Leon County Florida Rehabs

Alcohol and Drug Rehabs in Florida

Alcoholism and Addiction is not a life sentence.

There is hope, recovery is possible.

Leon County Florida Opioid Crisis

In April of 2023 the Leon County Sheriff Walt McNeil is issued a public warning regarding the dangers of fentanyl-related drug overdoses, following the occurrence of five separate incidents. In these incidents, seven individuals mistakenly consumed prescription pills they believed to be Oxycodone or Percocet. Fortunately, no there were no fatal overdoses, as first responders equipped with Narcan, a medication used to reverse opioid overdoses, successfully revived all the victims.

In the center of the opioid crisis is Fentanyl, a highly addictive synthetic opioid commonly used for pain management. Fentanyl is significantly more potent than heroin (50 times) and morphine (100 times). Even minuscule amounts can prove fatal. Illicit drug suppliers are increasingly combining fentanyl with other illegal drugs, both in powder and pill form, to foster addiction and entice recurring buyers. When incorporated into pills, fentanyl becomes virtually undetectable to the naked eye, making it difficult to distinguish from genuine medication. This disturbing trend has led to numerous overdose cases, where victims unknowingly ingest fentanyl and suffer fatal consequences.

Drug Overdose Deaths Lean County | Florida Rehabs

Data from the Florida Department of Health

The latest data from the Florida Department of Health reveals that in 2020 alone, over 6,150 individuals in the state died from fentanyl-related overdoses. Preliminary figures from 2021 indicate a further increase in the number of deaths. Nationwide, the Centers for Disease Control and Prevention (CDC) estimate that during the 12-month period ending in October 2021, over 105,000 Americans succumbed to drug overdoses, with 66 percent of those deaths attributed to synthetic opioids such as fentanyl. Remarkably, fentanyl poisoning surpassed suicide, gun violence, and car accidents to become the leading cause of death among adults aged 18-45 in the United States last year.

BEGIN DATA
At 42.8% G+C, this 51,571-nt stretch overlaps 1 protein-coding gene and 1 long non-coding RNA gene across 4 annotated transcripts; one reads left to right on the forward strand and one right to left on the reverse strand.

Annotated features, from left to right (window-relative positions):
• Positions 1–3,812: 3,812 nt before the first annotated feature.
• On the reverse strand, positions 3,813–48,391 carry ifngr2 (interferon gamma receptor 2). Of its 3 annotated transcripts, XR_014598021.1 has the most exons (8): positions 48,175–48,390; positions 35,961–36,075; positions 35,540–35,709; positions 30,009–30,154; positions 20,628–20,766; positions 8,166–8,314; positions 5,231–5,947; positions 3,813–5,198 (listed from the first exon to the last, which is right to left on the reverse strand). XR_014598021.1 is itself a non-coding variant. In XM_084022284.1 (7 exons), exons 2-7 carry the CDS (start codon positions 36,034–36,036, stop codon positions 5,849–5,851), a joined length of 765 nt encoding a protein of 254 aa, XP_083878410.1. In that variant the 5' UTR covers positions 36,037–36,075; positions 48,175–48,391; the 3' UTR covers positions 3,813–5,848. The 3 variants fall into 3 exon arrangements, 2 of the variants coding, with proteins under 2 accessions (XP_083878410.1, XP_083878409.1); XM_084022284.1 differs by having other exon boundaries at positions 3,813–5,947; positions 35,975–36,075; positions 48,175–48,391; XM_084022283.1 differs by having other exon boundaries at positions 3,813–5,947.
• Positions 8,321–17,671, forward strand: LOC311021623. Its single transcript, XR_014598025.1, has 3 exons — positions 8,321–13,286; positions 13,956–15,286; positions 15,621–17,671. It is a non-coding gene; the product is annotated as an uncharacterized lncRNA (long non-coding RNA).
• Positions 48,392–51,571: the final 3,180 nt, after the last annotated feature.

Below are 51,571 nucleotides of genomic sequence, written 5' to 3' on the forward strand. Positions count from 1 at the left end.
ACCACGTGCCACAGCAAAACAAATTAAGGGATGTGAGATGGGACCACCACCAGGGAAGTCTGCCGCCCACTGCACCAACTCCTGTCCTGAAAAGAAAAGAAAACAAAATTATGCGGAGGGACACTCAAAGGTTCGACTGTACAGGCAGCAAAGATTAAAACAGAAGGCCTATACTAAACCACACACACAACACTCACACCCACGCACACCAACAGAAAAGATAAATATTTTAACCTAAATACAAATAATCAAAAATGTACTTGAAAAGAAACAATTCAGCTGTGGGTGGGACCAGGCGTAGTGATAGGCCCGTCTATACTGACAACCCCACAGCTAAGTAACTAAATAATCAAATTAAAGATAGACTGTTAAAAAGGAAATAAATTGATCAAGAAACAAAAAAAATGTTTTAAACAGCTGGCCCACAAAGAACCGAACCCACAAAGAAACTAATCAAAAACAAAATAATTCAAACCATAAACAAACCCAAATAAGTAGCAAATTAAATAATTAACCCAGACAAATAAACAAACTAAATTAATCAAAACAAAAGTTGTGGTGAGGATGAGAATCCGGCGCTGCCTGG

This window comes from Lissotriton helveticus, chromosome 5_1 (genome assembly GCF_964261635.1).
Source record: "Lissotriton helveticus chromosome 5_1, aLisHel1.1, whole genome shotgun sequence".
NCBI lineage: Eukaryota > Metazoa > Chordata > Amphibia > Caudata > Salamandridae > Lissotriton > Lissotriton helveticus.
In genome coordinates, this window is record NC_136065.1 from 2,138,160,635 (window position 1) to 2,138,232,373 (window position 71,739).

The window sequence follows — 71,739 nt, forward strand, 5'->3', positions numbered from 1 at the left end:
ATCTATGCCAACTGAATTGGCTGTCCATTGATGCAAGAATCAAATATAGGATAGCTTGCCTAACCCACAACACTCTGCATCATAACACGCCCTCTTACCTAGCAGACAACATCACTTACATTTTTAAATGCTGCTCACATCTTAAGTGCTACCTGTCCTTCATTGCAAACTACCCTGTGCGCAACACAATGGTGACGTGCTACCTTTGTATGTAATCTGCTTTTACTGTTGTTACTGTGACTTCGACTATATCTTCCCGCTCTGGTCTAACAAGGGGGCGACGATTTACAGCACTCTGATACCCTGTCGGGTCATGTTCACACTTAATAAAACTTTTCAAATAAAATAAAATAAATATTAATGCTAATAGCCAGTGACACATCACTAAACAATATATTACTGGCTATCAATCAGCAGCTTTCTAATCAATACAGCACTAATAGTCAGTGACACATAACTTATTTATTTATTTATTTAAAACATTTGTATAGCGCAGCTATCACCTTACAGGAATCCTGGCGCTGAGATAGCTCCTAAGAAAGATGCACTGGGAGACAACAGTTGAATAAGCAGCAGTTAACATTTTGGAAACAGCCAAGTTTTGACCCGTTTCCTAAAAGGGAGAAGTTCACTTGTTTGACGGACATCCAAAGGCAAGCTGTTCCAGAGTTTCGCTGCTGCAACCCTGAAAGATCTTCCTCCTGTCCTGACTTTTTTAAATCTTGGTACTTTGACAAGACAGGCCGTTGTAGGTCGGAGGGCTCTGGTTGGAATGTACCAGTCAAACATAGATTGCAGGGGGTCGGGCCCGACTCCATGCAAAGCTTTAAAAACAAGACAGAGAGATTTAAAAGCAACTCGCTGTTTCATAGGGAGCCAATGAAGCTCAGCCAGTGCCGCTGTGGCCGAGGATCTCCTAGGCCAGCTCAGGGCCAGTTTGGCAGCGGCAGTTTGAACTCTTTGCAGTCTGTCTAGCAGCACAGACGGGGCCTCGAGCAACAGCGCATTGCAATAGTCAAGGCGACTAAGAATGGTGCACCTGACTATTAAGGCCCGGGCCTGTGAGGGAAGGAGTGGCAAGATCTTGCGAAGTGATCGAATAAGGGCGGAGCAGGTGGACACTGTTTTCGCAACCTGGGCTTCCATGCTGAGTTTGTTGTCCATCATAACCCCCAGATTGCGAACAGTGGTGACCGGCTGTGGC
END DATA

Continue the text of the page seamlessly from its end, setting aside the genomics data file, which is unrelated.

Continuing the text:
Never Accept or Consume Pills Unless Prescribed Your Doctor

LCSO (Leon County Sheriff’s Office) advises citizens to never accept or consume pills that have not been directly prescribed by a licensed physician. It is crucial to remain vigilant regarding the signs of a fentanyl overdose, which can occur much faster and with greater intensity compared to a typical opioid overdose. Indications of a fentanyl overdose include bluish lips or fingertips, unresponsiveness to a sternal rub, bodily stiffness, frothing at the mouth, and confusion.

Local Governments Addressing Mental Health and Addiction with Naloxone Administration | Florida Rehabs

Leon County Florida Fighting the Opioid Crisis

Tallahassee and Leon County have filed lawsuits against several pharmaceutical companies, including Purdue Pharma, Cephalon Inc., Teva Pharmaceuticals, Janssen Pharmaceuticals, and Endo Health Solutions. These lawsuits are based on federal fraud and racketeering laws and are expected to be part of a larger multi-district federal litigation in Ohio.

The purpose of the lawsuits is to seek recovery for any damages incurred by the city and county due to the opioid epidemic. The claims assert that the companies engaged in misleading advertising and other deceptive tactics, leading to widespread addiction and a public health risk.